by Graham Thornicroft. New York. Oxford University Press, 2006, 328 pp., $47.50.
While there is great concern regarding issues of stigma and discrimination against people with mental illness, there are few accessible sources that summarize the state-of-the-art of our understanding of issues concerning discrimination against individuals with mental illness and even fewer that provide a window into these individuals’ subjective experience of such discrimination. Graham Thornicroft provides a readable exposition, replete with graphs, photographs, and documents, that explicates the many faces of discrimination experienced by those with mental disorders. More importantly, he provides rich quotes and even vignettes that make the experience that many individuals with mental illness encounter come alive for the reader. Thus, he straddles both an objective and subjective approach to this issue.
Professor Thornicroft understands the tendency of the human mind to stereotype and the mistrust often engendered by mental illness, making the origins of this kind of discrimination understandable if not defensible. He addresses distinctions between stigma and discrimination by defining stigma as an indelible ”mark” metaphorically that sets apart the stigmatized individuals who become “in some way morally diminished.” He shows how stigma can work against people with mental illness receiving the medical care, economic support, and community support they are entitled to. He addresses the shortcomings of models of stigma, including an unnecessarily restrictive focus on schizophrenia and a neglect of the strong ties of stigma with a broader understanding of civil liberal and human rights. He illustrates how stigma serves as a way of “blaming the victim” and examines a number of common myths associated with it.
Perhaps the most powerful parts of this book are the descriptions of how individuals struggle with both the pain of their mental illness and the shunning they receive from society. A persistent sadness purveys many of the accounts set forth in this book, as these individuals live with a profound loneliness and repeated experiences of rejection.
There are some discussions of the recovery movement, which some hope will be an antidote in part to the stigma and discrimination associated with mental illness. While this section might be better developed, Professor Thornicroft recognizes the power of self-management in recovery.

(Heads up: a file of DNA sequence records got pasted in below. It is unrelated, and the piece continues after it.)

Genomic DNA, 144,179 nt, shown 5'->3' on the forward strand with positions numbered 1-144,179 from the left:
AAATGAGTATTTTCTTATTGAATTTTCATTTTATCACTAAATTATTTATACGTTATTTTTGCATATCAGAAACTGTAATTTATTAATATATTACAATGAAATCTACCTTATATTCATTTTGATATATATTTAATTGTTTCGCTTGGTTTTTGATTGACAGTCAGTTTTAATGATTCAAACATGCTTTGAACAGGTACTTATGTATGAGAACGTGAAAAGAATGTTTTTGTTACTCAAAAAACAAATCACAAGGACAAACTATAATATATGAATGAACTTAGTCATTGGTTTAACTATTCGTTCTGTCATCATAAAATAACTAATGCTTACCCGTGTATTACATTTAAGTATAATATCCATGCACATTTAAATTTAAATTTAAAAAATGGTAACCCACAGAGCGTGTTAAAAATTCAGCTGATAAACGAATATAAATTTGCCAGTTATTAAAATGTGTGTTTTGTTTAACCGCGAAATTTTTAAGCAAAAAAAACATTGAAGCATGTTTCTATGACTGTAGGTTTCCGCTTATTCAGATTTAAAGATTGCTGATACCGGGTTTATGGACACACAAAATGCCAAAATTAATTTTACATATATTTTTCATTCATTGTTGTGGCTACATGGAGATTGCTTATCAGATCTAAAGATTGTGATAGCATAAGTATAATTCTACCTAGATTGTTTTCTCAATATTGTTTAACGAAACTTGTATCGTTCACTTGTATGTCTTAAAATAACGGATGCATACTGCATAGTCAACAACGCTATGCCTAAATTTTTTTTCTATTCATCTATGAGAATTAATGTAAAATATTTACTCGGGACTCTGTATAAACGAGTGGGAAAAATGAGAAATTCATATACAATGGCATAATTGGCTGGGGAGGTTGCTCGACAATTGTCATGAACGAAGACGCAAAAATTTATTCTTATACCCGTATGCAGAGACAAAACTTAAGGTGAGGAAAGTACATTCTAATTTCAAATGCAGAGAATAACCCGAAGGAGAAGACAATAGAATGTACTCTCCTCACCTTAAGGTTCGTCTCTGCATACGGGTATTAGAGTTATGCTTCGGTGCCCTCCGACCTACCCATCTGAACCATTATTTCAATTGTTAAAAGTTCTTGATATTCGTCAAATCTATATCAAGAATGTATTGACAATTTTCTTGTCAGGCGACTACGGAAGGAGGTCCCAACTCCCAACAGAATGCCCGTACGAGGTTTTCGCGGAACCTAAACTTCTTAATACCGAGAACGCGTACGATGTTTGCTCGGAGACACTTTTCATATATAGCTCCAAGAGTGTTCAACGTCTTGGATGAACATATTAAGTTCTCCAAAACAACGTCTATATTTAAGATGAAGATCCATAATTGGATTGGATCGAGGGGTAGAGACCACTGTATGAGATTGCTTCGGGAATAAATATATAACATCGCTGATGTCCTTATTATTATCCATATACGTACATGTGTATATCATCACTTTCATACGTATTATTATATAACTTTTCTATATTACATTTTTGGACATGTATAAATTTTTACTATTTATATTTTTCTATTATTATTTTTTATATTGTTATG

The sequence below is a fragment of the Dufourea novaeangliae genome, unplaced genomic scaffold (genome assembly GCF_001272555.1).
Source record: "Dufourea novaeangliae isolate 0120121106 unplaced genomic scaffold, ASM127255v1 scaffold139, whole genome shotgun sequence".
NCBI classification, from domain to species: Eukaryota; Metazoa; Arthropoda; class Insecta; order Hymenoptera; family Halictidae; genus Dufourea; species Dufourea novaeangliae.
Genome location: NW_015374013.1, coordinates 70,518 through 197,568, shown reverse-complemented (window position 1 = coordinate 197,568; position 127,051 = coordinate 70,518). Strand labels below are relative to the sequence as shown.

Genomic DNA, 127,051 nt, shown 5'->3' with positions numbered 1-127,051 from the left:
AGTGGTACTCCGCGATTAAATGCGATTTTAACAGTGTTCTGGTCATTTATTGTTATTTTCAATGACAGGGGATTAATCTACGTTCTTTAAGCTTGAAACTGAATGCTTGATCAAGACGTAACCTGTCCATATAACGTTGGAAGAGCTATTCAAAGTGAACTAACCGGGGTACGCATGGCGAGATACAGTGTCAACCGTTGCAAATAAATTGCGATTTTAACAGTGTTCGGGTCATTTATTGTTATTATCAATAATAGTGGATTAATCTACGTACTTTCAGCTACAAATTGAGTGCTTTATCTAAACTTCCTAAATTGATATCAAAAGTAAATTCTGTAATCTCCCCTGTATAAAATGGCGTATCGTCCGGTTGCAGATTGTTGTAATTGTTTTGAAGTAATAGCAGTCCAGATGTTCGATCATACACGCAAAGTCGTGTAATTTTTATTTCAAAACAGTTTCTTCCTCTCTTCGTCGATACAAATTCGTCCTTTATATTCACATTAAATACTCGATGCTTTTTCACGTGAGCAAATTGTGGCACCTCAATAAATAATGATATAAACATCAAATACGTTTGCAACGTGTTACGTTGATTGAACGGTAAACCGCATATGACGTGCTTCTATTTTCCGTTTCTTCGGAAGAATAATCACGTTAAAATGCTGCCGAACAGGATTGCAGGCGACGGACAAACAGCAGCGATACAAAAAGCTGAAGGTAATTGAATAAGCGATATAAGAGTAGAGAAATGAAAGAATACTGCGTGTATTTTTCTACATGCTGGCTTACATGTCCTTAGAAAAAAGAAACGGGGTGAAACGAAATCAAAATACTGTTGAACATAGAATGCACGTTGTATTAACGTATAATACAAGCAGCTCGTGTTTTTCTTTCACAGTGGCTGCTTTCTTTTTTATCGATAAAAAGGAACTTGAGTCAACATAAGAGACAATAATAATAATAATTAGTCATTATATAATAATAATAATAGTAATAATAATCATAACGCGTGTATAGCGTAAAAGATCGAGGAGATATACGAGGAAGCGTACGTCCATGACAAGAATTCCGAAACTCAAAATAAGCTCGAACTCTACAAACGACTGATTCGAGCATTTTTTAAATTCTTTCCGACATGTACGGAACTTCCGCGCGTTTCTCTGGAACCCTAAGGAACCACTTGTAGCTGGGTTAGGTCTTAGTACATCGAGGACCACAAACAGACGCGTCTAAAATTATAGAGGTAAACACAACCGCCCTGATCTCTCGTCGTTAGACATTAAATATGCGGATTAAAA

One of the strengths of this book is that it addresses, in individual chapters, the specific domains of discrimination people with mental illness encounter. Thornicroft provides accounts of shame and avoidance by family members of those with mental illness and their distancing of these individuals to avoid stigmatization themselves. He documents results of a recent study of over almost 500 relatives of mentally ill persons in New York in which the relatives agreed with statements that members of their community would rather not be friends with families with a member who is mentally ill living with them and members of the community look down on such families. He shows how people with mental illness have smaller social networks, and he supports these statistics with individual accounts of people who have lost their friends as a result of mental illness. Similarly, sexual relationships are problematic, and women with mental illness may often become victims of coercion and abuse, while having mental illness increases the likelihood of separation or divorce. The work area is problematic as well because of prejudice from managers and supervisors, who are often reluctant to rehire individuals who have recently experienced a mental illness. These are just a few of the areas that Professor Thornicroft systematically examines before outlining plans of action at both the local and national level, including discussions of coordinated antistigma activities, public education, and enabling work through use of job coaches and supportive work schemes. In summary, this book provides a complete compendium of state-of-the-art research but goes further in providing individual perspectives and action plans to deal with the extraordinary burdens and problem of stigma in major mental illness.
This review (doi: 10.1176/appi.ajp.2007.07061020) was accepted for publication in May 2007.